Source: S&P Dow Jones Indices, Bloomberg and CBOE. Monthly data from Sep 2010 – Nov 2014. Past performance is not an indication of future results.

Historically when the S&P GSCI Gold lost in a month, it lost 4.3% on average. During those months, the GVZ returned 5.2% on average. However, when the S&P GSCI Gold lost more than 5.0% in a single month, the GVZ provided even more protection with an average return of 16.7%. Again, this is exactly the kind of protection investors may look for in order to hedge the downside risk of gold price drops. The worst month in history (since Sep 2010) for the S&P GSCI Gold was in June 2013 when the index lost 12.2%. During that month the GVZ returned 40.3% and provided strong protection as evidenced by the 48.5% gain in 2013 when the S&P GSCI Gold lost 28.3%, the worst year in history since 1981. If as an investor since Sep 2010, 10% of GVZ was taken from an allocation to the S&P GSCI Gold then the return would have improved from -8.6% to 19.1%, an astonishing capital preservation measure in my opinion.

Big VIX Put Buyer from Yesterday

Yesterday I participated in a webcast with Mark Sebastian from Option Pit shortly after the market closed.   The first thing he said to me was, “did you see that big VIX put trade today?” Since then there has been more discussion of VIX put volume and the buyer of VIX Dec 12.50 Puts that came into the market yesterday. The specific trade was a buyer of 175,000 VIX Dec 12.50 Puts at 0.13. The payoff diagram below shows the outcome if this position is held through settlement on Wednesday December 17th along with yesterday’s VIX and December VIX futures closing prices.  As a friendly reminder, VIX options and futures are AM settled contracts so these options will cease trading the day before on Tuesday afternoon. Any settlement below 12.37 will result in a profit for this trade.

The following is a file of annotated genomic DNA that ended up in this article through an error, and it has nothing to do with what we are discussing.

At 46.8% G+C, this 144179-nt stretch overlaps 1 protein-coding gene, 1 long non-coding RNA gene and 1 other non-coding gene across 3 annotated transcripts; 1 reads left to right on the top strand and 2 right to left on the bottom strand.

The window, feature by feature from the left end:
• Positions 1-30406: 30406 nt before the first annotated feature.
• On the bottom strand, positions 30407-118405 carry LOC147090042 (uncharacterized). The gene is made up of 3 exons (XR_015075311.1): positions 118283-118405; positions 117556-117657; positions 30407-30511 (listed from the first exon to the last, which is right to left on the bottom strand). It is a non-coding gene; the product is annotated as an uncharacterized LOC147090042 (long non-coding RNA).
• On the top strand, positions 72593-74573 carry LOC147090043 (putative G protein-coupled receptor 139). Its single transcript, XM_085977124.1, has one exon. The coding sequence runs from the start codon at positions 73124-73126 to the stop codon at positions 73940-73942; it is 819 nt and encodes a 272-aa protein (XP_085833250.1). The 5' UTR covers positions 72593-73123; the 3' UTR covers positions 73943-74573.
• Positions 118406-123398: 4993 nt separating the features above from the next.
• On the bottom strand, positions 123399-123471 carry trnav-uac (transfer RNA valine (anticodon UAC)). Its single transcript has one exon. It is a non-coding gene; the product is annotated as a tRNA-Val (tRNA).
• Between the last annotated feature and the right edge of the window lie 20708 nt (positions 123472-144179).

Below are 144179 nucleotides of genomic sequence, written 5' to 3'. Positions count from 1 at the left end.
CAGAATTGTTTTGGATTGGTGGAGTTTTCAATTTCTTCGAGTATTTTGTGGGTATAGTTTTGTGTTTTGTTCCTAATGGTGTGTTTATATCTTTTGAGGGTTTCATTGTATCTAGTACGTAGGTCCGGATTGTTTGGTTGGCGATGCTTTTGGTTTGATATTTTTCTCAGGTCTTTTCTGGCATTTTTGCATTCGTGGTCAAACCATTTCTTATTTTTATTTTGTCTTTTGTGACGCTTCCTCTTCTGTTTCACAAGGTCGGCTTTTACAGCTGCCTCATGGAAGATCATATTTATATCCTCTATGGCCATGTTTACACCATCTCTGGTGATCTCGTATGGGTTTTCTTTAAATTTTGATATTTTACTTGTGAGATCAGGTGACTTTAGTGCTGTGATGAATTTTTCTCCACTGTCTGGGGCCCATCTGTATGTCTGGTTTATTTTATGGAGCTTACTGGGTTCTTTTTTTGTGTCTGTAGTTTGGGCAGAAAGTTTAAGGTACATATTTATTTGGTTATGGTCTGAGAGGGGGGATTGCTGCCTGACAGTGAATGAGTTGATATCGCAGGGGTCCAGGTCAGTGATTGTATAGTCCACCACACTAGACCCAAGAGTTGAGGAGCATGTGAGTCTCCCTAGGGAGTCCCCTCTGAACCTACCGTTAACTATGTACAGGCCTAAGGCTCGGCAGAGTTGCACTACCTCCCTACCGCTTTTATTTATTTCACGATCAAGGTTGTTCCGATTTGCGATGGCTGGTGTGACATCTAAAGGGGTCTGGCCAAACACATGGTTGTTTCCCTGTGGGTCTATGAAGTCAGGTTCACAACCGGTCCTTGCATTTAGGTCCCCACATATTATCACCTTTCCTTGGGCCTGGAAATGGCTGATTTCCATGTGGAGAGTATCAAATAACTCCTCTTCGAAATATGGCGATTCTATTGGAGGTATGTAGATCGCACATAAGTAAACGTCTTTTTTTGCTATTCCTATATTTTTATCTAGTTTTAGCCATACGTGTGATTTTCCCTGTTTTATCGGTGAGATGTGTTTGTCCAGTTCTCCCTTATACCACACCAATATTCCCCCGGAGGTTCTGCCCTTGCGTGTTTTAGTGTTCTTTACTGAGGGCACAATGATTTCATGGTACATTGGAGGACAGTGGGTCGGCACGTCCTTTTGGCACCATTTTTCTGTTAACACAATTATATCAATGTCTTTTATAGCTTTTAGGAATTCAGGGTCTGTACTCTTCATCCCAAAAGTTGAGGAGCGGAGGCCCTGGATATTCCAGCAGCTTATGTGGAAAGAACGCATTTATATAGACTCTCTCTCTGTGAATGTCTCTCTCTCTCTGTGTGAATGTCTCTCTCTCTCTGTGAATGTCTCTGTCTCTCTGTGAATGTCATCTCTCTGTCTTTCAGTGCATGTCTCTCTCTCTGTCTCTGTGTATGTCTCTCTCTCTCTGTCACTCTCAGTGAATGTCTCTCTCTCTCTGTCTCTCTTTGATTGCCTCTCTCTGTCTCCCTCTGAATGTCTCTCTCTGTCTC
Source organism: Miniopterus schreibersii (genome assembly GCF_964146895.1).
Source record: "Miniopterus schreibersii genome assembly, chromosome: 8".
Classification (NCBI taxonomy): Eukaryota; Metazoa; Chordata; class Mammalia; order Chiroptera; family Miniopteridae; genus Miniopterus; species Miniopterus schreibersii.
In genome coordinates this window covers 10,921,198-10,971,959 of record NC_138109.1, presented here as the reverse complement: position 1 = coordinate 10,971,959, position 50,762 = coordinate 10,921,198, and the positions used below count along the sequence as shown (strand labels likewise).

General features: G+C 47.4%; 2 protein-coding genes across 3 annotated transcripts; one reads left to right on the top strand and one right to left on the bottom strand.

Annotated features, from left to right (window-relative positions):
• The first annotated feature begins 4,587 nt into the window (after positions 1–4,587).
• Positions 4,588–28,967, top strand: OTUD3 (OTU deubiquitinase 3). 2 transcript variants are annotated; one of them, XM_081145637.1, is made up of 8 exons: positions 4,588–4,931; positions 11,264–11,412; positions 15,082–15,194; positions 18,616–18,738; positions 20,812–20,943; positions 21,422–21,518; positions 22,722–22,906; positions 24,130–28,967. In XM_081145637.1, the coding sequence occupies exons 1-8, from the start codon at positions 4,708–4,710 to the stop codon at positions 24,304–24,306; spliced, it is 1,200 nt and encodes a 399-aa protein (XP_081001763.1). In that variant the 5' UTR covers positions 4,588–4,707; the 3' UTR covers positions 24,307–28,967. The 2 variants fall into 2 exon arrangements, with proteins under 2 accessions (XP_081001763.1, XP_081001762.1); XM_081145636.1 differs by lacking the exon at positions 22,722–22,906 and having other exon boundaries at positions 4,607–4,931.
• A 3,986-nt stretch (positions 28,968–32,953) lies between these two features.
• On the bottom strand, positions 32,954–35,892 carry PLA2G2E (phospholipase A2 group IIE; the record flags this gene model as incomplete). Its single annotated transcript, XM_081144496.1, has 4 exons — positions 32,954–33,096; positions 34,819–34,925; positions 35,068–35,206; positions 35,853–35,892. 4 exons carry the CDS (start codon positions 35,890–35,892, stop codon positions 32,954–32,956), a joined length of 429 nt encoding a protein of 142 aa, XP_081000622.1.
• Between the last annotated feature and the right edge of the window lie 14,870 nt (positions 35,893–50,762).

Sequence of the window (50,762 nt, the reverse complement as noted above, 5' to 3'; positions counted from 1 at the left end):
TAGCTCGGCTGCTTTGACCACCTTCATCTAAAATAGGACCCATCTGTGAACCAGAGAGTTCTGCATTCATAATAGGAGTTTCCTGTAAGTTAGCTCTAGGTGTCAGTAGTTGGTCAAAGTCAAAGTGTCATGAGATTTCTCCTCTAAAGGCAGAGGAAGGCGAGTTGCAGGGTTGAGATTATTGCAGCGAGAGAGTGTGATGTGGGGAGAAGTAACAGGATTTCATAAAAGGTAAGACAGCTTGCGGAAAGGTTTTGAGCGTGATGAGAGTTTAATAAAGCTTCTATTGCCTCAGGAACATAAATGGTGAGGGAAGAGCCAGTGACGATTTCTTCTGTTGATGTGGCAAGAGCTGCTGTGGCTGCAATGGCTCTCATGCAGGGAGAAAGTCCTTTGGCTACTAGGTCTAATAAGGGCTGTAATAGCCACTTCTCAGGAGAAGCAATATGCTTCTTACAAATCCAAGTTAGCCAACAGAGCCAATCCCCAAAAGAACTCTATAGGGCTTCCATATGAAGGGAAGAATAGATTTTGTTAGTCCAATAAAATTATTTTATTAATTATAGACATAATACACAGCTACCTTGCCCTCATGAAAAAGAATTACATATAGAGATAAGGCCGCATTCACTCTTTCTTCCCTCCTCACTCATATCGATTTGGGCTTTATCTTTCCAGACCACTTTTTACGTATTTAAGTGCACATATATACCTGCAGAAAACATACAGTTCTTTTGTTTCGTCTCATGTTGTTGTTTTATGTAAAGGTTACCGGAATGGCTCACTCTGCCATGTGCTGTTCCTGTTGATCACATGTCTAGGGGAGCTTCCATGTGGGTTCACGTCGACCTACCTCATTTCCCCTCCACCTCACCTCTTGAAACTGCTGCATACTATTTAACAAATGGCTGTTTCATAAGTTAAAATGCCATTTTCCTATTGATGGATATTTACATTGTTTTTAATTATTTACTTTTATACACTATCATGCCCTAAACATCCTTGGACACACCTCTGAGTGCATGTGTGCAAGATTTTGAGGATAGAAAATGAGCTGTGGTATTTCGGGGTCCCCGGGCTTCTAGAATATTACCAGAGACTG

VIX Long P Payoff

Upon hearing about this trade, I decided to take a look at the eleven VIX settlements in 2014. The lowest VIX settlement this year was in July at 11.03 with the highest settlement in October at 15.92. The average this year has been 13.51, but there have been several settlements below the 12.37 break-even level for this trade.  The graphic below shows the settlement levels in 2014 with the trade break highlighted.

Long P Break Even

I’m always around for VIX settlement ready to tweet or blog depending on the circumstances. Shortly after the open on December 17th I’ll be keeping a close eye on December VIX settlement and where it comes in relative to this particular trade’s break-even price.

OVX (Oil VIX) Rose Record 119%, GVZ (Gold VIX) Up 96% in Past 3 Months – By Matt Moran

Over the past three calendar months (September through November) —

  1. The CBOE Crude Oil ETF Volatility Index (OVX) rose 119%, the highest percentage rise for OVX over three calendar months since the inception of OVX price history in 2007. The OVX Index is a measure of the market’s expected future volatility of the United States Oil Fund ETF (USO);
  2. The CBOE Gold ETF Volatility Index (GVZ) rose 96%. The GVZ Index is a measure of the market’s expected future volatility of the SPDR Gold Trust ETF (GLD);
  3. The spot prices for crude oil (WTI) fell 31.1% and for gold fell 9.3%.
  4. The market capitalizations for Apple (AAPL) stock rose 14%, and for Exxon Mobil (XOM) stock fell 10%.


Investors who have a view on the future movement of oil volatility, gold volatility, and stock market volatility can explore tradable futures and options contracts on the OVX, GVZ, and VIX® indexes. Please note that the futures prices for volatility indexes often do not move as much as the spot volatility index prior to expiration. The closing values for last Friday were 36.44 for the OVX Index, 25.17 for the GVZ Index, and 13.33 for the CBOE Volatility Index® (VIX®).

1 - 3 vol indexes